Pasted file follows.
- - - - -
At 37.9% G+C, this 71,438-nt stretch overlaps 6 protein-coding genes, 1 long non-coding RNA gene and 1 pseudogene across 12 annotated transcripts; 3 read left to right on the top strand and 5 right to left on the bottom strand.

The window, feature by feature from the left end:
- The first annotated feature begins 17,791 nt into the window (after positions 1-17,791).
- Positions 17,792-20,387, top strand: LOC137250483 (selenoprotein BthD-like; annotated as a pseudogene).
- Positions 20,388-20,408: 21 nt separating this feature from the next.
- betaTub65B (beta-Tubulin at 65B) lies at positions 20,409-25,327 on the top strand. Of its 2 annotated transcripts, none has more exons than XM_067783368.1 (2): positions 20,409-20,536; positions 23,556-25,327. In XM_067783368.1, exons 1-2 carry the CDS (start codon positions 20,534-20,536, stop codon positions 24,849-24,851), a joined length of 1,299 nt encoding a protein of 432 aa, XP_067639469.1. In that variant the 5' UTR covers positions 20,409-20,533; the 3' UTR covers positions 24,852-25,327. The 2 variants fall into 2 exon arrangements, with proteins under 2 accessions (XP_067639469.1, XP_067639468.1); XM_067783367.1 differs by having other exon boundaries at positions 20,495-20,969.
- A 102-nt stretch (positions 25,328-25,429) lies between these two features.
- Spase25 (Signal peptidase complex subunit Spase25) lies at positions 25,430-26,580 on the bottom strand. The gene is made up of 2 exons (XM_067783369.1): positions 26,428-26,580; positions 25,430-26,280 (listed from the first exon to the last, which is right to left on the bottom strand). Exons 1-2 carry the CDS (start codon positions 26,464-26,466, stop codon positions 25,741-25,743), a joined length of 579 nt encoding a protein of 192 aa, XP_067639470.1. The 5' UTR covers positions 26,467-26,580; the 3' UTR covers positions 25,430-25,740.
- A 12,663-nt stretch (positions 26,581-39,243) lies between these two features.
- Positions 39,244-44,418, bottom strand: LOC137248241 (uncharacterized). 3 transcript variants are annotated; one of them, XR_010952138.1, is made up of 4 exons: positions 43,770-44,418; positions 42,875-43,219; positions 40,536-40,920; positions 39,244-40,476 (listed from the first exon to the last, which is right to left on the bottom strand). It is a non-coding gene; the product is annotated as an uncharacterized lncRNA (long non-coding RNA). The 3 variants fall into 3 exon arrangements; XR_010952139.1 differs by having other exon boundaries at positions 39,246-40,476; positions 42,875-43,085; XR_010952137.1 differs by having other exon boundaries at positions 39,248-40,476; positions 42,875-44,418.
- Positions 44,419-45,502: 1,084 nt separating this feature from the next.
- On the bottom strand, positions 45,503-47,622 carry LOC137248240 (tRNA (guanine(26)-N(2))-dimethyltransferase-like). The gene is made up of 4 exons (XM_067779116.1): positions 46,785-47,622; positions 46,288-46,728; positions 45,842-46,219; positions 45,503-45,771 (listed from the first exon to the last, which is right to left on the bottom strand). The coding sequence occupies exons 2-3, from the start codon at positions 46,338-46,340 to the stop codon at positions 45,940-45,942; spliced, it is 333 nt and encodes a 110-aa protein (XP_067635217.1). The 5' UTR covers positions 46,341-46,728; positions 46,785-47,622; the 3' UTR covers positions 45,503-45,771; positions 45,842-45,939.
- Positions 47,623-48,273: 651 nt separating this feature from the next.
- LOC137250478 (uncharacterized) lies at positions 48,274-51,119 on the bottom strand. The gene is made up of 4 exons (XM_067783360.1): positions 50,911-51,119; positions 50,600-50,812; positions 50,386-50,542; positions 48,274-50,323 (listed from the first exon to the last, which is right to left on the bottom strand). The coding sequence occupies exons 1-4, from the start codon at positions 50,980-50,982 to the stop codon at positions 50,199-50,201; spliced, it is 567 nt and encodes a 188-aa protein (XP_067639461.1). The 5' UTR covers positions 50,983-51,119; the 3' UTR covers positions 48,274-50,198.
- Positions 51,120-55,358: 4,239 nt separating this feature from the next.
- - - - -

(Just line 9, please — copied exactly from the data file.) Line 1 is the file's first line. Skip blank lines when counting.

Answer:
- A 12,663-nt stretch (positions 26,581-39,243) lies between these two features.